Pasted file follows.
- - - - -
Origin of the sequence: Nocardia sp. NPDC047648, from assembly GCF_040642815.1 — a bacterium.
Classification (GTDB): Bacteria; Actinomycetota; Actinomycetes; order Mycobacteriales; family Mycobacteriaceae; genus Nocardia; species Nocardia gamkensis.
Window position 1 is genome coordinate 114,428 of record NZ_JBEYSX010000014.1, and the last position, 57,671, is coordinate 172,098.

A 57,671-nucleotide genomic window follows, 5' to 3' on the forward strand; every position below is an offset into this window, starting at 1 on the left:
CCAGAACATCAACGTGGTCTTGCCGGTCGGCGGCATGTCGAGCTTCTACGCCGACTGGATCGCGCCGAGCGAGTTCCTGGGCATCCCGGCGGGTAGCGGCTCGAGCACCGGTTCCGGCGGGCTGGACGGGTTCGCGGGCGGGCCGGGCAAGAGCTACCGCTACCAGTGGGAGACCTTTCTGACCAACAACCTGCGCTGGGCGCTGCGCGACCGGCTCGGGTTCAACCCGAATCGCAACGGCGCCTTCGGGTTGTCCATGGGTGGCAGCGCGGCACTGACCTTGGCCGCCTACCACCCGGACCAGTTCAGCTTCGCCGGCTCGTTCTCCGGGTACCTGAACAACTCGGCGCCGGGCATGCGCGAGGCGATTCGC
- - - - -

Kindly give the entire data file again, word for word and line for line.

Origin of the sequence: Nocardia sp. NPDC047648, from assembly GCF_040642815.1 — a bacterium.
Classification (GTDB): Bacteria; Actinomycetota; Actinomycetes; order Mycobacteriales; family Mycobacteriaceae; genus Nocardia; species Nocardia gamkensis.
Window position 1 is genome coordinate 114,428 of record NZ_JBEYSX010000014.1, and the last position, 57,671, is coordinate 172,098.

A 57,671-nucleotide genomic window follows, 5' to 3' on the forward strand; every position below is an offset into this window, starting at 1 on the left:
CCAGAACATCAACGTGGTCTTGCCGGTCGGCGGCATGTCGAGCTTCTACGCCGACTGGATCGCGCCGAGCGAGTTCCTGGGCATCCCGGCGGGTAGCGGCTCGAGCACCGGTTCCGGCGGGCTGGACGGGTTCGCGGGCGGGCCGGGCAAGAGCTACCGCTACCAGTGGGAGACCTTTCTGACCAACAACCTGCGCTGGGCGCTGCGCGACCGGCTCGGGTTCAACCCGAATCGCAACGGCGCCTTCGGGTTGTCCATGGGTGGCAGCGCGGCACTGACCTTGGCCGCCTACCACCCGGACCAGTTCAGCTTCGCCGGCTCGTTCTCCGGGTACCTGAACAACTCGGCGCCGGGCATGCGCGAGGCGATTCGC